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Original research
Elevation of inflammatory S100A8/S100A9 complexes in intracranial aneurysms
  1. Antonius Mattheus de Korte1,
  2. René Aquarius1,
  3. Thomas Vogl2,
  4. Johannes Roth2,
  5. Ronald H M A Bartels1,
  6. Hieronymus D Boogaarts1,
  7. Peter L E M van Lent3,
  8. Joost De Vries1
  1. 1 Department of Neurosurgery, Radboud University Medical Center, Nijmegen, The Netherlands
  2. 2 Institute of Immunology, University of Münster, Munster, Germany
  3. 3 Department of Rheumatology, Radboud University Nijmegen, Nijmegen, The Netherlands
  1. Correspondence to Antonius Mattheus de Korte, Neurosurgery, Radboud University Medical Center, Nijmegen 6500 HB, The Netherlands; t.de.korte{at}gmail.com

Abstract

Background Inflammation-related factors might give further insight into the pathophysiology of vessel wall inflammation and intracranial aneurysm (IA) rupture. One of these factors is the protein complex S100A8/A9, which is released by neutrophils, monocytes, and activated macrophages and is known for its role in cardiovascular disease.

Objective To determine if venous S100A8/A9 levels in patients with a ruptured IA (rIA) or unruptured IA (uIA) are elevated compared with a control group. Second, to assess differences between venous and intra-aneurysmal S100A8/A9 levels of rIA and uIA patients.

Methods A prospective case study was performed between June 2016 and May 2017 in patients harboring a ruptured or unruptured saccular IA. Primary outcome measures were individual S100A8/A9 serum concentrations as measured in venous and intra-aneurysmal blood samples during endovascular treatment. Venous serum S100A8/A9 concentrations from a healthy control group served as a reference.

Results We included 16 patients with either a rIA or uIA and 47 healthy controls. Venous S100A8/A9 concentrations were higher in aneurysm patients (rIA and uIA) than those of healthy controls (P≤0.001). S100A8/A9 concentrations were higher in intra-aneurysmal samples than in venous samples of rIA patients (P=0.011). This difference was not found in uIA patients (P=0.054). Intra-aneurysmal S100A8/A9 levels were higher in rIAs than in uIAs (P=0.04).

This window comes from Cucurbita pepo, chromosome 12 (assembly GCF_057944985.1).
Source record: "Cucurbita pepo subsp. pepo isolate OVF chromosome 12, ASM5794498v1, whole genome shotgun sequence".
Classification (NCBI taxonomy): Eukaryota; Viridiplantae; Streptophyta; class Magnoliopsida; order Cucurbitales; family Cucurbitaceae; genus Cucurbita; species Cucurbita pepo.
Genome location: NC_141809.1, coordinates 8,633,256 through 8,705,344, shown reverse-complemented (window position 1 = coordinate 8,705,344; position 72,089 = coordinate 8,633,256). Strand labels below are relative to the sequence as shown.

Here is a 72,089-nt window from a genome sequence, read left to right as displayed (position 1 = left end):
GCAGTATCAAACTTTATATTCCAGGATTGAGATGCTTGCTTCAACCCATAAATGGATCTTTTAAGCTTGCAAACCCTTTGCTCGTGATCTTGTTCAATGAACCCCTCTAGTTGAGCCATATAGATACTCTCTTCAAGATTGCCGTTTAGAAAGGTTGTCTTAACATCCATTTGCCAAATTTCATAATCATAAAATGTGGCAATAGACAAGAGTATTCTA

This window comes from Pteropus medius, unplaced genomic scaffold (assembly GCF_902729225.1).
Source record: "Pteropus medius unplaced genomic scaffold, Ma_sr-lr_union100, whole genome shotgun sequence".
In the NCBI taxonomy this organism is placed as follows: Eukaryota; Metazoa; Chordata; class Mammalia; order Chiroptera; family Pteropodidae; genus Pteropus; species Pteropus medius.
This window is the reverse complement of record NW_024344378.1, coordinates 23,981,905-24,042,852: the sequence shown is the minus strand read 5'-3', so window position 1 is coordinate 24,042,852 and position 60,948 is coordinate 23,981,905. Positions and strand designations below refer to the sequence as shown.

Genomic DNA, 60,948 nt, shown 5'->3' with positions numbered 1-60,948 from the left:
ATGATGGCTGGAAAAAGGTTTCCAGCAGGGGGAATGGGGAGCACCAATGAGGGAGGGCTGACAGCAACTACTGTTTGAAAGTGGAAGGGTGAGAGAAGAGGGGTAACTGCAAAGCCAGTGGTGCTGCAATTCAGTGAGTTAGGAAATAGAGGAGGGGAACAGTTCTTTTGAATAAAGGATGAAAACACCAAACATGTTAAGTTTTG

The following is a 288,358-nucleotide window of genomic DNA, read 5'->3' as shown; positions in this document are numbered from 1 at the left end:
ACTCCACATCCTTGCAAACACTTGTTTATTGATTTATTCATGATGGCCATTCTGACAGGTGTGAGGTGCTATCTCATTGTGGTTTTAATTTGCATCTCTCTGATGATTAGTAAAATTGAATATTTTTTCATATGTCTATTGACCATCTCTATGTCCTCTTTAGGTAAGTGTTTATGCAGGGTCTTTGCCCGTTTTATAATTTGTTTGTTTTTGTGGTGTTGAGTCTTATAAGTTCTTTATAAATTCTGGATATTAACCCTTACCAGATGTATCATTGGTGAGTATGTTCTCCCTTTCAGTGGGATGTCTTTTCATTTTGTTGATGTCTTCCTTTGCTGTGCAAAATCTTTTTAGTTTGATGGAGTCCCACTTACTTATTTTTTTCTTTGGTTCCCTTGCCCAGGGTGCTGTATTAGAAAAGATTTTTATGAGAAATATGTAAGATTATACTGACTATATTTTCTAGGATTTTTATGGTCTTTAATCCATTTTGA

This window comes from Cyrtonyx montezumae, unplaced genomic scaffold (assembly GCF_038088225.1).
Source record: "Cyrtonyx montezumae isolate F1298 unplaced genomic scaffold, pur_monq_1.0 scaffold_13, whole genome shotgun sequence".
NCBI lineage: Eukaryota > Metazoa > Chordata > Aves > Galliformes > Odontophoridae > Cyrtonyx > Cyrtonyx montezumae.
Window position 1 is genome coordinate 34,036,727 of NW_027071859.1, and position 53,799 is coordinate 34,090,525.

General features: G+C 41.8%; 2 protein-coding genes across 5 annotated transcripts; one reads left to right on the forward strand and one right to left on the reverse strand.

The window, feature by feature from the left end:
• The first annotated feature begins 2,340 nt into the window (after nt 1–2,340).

Conclusions Venous S100A8/A9 levels are elevated in patients with both rIAs and uIAs compared with healthy controls and likely represents aneurysm wall inflammation. S100A8/A9 causes macrophage-induced inflammation and degeneration of the vessel wall which might explain higher intra-aneurysmal S100A8/A9 levels found in rIAs than in uIAs.

  • aneurysm
  • inflammatory response
  • vessel wall
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Footnotes

  • Contributors AMdK, RA, JDV, PLEMvL, HDB, RHMAB: conception, design. AMdK, JDV, RHMAA, HDB, PLEMvL, TV, JR: data acquisition, data analysis. AMdK, RA: drafting the manuscript. JDV, TV, JR, RHMAB, HD, PLEMvL, JDV: revising the manuscript. AMdK, RA, TV, JR, RHMAB, HD, PLEMvL, JV final approval of the submitted manuscript.

  • Funding The authors have not declared a specific grant for this research from any funding agency in the public, commercial, or not-for-profit sectors.

  • Competing interests Joost de Vries and Hieronymus D. Boogaarts are consultants for Stryker Neurovascular.

  • Patient consent for publication Not required.

  • Provenance and peer review Not commissioned; externally peer reviewed.

  • Data availability statement Data are available upon reasonable request.

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